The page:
Monday, June 19, 2006

River of Gods by Ian McDonald

Every so often there is a science fiction novel that acts as a catalyst for change in the genre. A visionary with a tale so new and vivid that it spawns copycats and subgenres and critical thought -- true breakthrough works from forward thinking artists. Samuel Delany, J.G. Ballard, William Gibson, Vernor Vinge, and now Ian McDonald.

River of Gods is the third major novel of modern speculative fiction set in the lore of India. The first, Lord of Light by Roger Zelazny received the Hugo Award for best novel in 1968, and the second, Midnight's Children by Salman Rushdie won the Man Booker Prize in 1981 and was voted the 'Booker of all Booker's' in 1993.

River of Gods outshines them both.

The meek need not enter, for River of Gods is as complex as it is lush, as forbidding as it is human. This is no Heinleinian juvenile, McDonald requires as much from the reader as he offers. If you'd but work through the gnarled and horny shell to get to the bitingly sweet and fiercely piquant juice underneath, what awaits is the best science fiction novel of this newborn century; the most important SF novel that has been released in my 18 years of fandom.

The story centers around a large, seemingly unrelated group of people in India, about 40 years into the future. Tantalizingly slowly, McDonald weaves these incongruous threads into a sumptuous tapestry of artificial intelligence, Hindu spiritualism, human desire, and staggering advances in foreign culture.

Justly and unfairly nominated for the Hugo Award for best novel in 2005, River of Gods hadn't a prayer of winning, due to it not having been released in the United States until early 2006. It's a crying shame too, because no novel has deserved the Hugo Award so obviously in twenty years. Thankfully it has yet to be nominated for the Nebula, and the SFWA has the opportunity to somewhat right a grievous wrong.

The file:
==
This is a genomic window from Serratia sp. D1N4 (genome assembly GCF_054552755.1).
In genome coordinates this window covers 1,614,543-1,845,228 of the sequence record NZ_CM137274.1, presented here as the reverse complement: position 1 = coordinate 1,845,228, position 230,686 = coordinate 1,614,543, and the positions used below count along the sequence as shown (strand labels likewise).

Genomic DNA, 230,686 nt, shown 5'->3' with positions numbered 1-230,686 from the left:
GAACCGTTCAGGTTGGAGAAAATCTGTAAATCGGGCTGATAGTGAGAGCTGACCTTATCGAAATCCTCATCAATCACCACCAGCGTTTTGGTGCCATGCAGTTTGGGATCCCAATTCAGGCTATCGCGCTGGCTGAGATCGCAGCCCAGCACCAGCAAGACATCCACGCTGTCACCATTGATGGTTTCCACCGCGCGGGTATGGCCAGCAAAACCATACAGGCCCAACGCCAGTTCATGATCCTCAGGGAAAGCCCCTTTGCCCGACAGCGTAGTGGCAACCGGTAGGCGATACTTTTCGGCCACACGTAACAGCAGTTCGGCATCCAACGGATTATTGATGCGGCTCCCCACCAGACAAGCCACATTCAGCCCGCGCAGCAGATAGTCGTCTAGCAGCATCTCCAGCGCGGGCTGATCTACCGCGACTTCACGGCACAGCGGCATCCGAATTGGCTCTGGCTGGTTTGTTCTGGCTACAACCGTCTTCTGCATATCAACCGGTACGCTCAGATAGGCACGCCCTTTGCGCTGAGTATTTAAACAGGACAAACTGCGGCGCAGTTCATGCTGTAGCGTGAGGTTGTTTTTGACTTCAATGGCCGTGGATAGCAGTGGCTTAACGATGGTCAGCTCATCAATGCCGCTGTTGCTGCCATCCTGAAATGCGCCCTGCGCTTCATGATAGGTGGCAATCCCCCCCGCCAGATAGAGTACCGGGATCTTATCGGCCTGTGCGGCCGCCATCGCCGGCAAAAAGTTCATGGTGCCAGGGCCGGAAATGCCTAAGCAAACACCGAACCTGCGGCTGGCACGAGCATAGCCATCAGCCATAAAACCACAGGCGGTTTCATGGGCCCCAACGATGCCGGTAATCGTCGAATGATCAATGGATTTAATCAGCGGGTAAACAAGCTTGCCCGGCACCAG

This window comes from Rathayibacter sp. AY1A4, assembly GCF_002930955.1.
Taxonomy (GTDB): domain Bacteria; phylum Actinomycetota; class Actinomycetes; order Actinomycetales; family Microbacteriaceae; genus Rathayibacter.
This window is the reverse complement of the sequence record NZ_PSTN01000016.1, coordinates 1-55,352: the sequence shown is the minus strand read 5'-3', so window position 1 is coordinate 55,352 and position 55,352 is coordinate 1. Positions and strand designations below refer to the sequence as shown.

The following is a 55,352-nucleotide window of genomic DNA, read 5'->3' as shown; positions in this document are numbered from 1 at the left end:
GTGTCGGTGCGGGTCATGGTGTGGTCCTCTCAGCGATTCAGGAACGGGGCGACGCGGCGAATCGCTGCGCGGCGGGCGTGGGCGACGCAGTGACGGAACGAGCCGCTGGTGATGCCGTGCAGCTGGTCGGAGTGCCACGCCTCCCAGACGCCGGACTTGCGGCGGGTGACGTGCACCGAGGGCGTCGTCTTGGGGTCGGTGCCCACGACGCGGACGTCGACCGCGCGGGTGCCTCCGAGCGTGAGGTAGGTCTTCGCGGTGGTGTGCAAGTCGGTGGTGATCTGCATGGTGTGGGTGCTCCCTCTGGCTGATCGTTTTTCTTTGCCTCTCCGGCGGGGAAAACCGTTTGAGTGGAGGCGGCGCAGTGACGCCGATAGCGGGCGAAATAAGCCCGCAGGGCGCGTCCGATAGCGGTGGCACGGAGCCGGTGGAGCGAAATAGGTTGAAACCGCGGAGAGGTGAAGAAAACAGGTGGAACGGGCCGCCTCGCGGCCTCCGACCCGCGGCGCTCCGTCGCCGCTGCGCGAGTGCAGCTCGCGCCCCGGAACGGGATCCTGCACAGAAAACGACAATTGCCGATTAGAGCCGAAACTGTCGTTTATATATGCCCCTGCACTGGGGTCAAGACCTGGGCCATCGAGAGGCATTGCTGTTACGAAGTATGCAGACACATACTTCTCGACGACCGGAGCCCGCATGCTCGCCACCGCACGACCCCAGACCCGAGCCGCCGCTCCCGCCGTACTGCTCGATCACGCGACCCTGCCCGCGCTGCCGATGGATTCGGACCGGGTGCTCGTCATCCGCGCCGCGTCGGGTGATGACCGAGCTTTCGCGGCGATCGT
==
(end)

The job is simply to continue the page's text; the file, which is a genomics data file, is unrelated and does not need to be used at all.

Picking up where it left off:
A relative newcomer to Science Fiction fandom, I'd always wondered what it would be like to have lived in the times that saw the releases of masterful works such as Stranger in a Strange Land, or The Foundation Trilogy, or Nineteen Eighty-Four.

I no longer have to wonder.

10/10


Collector's Notes:

Looking for a book to invest in? I can't think of a better choice than River of Gods. The UK hardcover from Simon & Shuster is the true first edition, and is already becoming scarce on the collectible market. The US first edition from PYR Books has been recently released (March 06), and is a steal at cover price or less. Ever imagine getting in on the ground level of Neuromancer or Dhalgren? Here's your chance.

Buy two, because you'll never want your library to lack this title.

**Pyr Books is a newcomer to science fiction publishing, but with River of Gods they gain instant credibility as a powerhouse in genre fiction. They've certainly gained my attention, and look for more reviews of their titles on this site soon.

Comments on "River of Gods by Ian McDonald"

 

Blogger RobB said ... (9:31 PM) : 

Nice review William. This was was pretty good. One of those books that DEMANDS a re-read.

 

Blogger Race said ... (4:38 PM) : 

One of the few times I prefer the US cover to the UK.
I'm weak. I ordered a copy last night.

 

Blogger William Lexner said ... (6:12 PM) : 

Rob - I agree. I wish I had time to reread it right NOW. But I have Paragaea, the second and third Temeraire books, The Crooked Letter, Conflagration, The Lies of Locke Lamora, a Kim Newman collection and others screaming for my attention.

Race - You won't regret the purchase, man. Amazing book.

 

Blogger RobB said ... (9:52 PM) : 

William,

It sounds like you've got my reading list there. I just finished the second Temerarie (thumbs up!) and moving onto the the third. I hope you enjoy Williams and Roberson as much as I did.

Race - I prefer the US edition, too. I'm becoming a big fan of Martiniere's art.

 

Blogger Lou Anders said ... (10:59 PM) : 

Hi guys,
Thanks for the kind words re: Stephan's cover. I'm a big fan of his too. He's got a website at www.martiniere.com which has a pretty big gallery and is well worth checking out. I was thrilled when he got his first Hugo nomination this year.

 

Anonymous Xray the Enforcer said ... (1:31 PM) : 

I thoroughly enjoyed River of Gods, although I was worried when I started: Gods, are these POVs going anywhere?

 

Anonymous Anonymous said ... (9:47 PM) : 

Hi! Love you blog articles.
A passionate fan for years so I started my own blog :-)
science-fiction@theblogverse.com

 

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